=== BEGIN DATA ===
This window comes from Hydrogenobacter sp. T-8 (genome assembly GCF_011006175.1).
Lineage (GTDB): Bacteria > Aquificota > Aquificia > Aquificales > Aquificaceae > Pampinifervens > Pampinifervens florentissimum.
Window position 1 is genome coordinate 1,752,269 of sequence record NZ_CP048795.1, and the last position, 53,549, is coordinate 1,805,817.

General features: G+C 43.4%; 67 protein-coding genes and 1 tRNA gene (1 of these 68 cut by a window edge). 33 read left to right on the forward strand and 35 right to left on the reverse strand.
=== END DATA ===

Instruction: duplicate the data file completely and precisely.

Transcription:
This window comes from Hydrogenobacter sp. T-8 (genome assembly GCF_011006175.1).
Lineage (GTDB): Bacteria > Aquificota > Aquificia > Aquificales > Aquificaceae > Pampinifervens > Pampinifervens florentissimum.
Window position 1 is genome coordinate 1,752,269 of sequence record NZ_CP048795.1, and the last position, 53,549, is coordinate 1,805,817.

General features: G+C 43.4%; 67 protein-coding genes and 1 tRNA gene (1 of these 68 cut by a window edge). 33 read left to right on the forward strand and 35 right to left on the reverse strand.